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What is Cybersquatting?

Cybersquatting, according to the United States federal law known as the Anti-Cybersquatting Consumer Protection Act, is registering, trafficking in, or using a domain name with bad-faith intent to profit from the goodwill of a trademark belonging to someone else. The cybersquatter then offers to sell the domain to the person or company who owns a trademark contained within the name at an inflated price.

The term is derived from “squatting“, which is the act of occupying an abandoned or unoccupied space or building that the squatter does not own, rent or otherwise have permission to use. Cybersquatting however, is a bit different in that the domain names that are being “squatted” are (sometimes but not always) being paid for through the registration process by the Cybersquatters. Cybersquatters usually ask for prices far greater than that at which they purchased it. Some cybersquatters put up derogatory remarks about the person or company the domain is meant to represent in an effort to encourage the subject to buy the domain from them. Others post paid links via Google and other paid advertising networks to the very (legitimate) site that the user likely wanted, thus monetizing their squatting. As with many controversial issues, some argue that the dividing line of cybersquatting is difficult to draw, or that the practice is consistent with a capitalistic and free market ethos.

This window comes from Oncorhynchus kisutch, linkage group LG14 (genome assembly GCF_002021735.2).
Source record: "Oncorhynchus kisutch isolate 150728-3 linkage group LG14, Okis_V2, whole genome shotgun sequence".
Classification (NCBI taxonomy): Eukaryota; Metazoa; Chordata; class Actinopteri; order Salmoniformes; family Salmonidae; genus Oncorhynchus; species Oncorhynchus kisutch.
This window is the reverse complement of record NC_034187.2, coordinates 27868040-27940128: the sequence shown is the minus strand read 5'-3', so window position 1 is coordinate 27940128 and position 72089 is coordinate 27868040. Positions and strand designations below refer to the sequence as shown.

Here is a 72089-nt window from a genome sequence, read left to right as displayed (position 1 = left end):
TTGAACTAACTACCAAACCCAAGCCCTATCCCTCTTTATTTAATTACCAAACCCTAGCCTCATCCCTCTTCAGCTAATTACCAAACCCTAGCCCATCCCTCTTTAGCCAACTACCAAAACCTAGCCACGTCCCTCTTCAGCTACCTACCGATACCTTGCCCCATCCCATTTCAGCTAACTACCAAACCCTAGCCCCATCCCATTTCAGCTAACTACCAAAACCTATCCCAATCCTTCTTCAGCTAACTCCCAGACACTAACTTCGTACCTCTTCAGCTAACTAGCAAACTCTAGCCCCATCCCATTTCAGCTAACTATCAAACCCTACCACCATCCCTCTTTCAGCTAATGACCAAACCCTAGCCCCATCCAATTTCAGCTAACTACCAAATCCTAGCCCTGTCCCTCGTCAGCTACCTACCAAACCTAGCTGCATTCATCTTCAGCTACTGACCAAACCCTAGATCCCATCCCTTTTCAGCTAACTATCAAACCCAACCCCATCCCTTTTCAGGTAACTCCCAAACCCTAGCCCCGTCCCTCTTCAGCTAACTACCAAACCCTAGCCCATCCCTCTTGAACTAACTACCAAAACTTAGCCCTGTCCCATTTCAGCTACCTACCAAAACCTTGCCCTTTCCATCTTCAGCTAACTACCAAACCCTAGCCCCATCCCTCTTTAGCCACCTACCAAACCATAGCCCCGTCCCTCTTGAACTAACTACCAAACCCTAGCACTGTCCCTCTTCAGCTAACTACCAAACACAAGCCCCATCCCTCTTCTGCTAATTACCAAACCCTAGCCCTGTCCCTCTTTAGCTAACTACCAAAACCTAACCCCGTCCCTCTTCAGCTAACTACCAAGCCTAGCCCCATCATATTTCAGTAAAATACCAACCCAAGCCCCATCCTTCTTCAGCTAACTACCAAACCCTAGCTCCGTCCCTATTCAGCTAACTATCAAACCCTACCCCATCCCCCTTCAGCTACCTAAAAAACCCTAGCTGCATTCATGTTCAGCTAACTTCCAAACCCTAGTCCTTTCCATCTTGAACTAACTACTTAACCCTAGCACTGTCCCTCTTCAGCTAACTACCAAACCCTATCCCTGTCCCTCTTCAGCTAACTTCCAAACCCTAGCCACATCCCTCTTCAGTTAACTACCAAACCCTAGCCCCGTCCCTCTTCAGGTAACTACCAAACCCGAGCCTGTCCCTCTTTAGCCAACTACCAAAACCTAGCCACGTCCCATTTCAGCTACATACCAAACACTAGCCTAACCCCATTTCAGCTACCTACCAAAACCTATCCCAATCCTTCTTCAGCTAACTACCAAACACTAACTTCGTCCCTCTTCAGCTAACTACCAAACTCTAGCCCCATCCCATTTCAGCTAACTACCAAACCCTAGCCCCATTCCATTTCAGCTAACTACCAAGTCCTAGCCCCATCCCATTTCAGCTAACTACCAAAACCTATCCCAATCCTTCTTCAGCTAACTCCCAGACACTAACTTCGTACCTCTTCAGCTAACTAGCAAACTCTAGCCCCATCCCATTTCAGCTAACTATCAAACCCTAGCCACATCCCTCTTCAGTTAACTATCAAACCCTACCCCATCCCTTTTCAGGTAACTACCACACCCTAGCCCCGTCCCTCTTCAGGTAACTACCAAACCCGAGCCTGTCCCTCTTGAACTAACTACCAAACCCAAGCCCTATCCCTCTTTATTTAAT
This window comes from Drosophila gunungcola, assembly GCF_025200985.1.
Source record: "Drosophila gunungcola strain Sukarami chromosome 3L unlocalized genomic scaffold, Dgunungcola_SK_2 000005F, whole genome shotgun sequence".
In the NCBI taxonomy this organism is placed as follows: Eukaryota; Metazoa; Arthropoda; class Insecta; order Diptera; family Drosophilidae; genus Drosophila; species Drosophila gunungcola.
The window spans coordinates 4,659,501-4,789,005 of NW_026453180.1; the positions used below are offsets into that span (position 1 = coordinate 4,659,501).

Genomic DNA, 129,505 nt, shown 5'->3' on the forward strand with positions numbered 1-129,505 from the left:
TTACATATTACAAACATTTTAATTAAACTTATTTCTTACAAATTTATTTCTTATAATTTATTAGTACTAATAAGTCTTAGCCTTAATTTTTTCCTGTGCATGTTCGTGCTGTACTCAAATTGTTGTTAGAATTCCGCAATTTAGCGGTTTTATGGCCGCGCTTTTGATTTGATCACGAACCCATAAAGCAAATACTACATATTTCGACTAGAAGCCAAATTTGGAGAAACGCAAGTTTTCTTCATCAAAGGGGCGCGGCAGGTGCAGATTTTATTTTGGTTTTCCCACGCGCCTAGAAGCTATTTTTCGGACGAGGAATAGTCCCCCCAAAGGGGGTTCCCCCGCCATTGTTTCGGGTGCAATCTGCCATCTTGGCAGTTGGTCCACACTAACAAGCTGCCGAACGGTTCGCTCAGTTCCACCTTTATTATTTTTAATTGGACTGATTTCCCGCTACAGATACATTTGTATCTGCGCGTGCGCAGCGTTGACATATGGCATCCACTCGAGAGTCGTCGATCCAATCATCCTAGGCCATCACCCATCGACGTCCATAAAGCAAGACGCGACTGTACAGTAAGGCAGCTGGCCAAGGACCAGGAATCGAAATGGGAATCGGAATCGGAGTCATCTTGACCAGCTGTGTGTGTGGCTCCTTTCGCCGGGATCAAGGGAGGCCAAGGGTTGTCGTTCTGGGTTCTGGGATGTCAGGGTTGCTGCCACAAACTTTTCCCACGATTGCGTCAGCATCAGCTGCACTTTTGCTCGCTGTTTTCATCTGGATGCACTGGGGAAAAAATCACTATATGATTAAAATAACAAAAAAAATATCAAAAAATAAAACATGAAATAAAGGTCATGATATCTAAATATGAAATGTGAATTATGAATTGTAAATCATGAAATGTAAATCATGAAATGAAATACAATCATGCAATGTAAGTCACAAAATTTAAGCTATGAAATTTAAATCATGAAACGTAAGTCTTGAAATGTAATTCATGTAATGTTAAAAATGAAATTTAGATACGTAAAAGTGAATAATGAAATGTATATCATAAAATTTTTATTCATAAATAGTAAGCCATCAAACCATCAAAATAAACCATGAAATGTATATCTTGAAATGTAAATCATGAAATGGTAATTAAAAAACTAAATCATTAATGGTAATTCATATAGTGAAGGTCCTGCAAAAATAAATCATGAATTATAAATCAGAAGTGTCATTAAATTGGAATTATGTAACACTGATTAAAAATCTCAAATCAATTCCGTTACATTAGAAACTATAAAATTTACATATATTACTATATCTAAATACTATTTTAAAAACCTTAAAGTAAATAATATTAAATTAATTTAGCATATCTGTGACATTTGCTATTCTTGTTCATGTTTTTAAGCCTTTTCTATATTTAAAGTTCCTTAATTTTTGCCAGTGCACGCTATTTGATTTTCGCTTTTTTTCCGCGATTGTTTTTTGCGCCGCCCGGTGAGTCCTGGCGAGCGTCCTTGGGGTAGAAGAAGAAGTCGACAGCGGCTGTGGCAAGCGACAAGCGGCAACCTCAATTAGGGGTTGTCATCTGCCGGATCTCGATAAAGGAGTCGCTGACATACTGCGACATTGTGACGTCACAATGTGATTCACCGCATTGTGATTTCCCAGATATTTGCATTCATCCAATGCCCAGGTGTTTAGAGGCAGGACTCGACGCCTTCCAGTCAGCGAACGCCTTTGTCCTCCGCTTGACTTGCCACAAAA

Cybersquatters sometimes register variants of popular trademarked names, a practice known as typosquatting.

Cybersquatting is one of the most loosely used terms related to domain name intellectual property law and is often incorrectly used to refer to the sale or purchase of generic domain names such as

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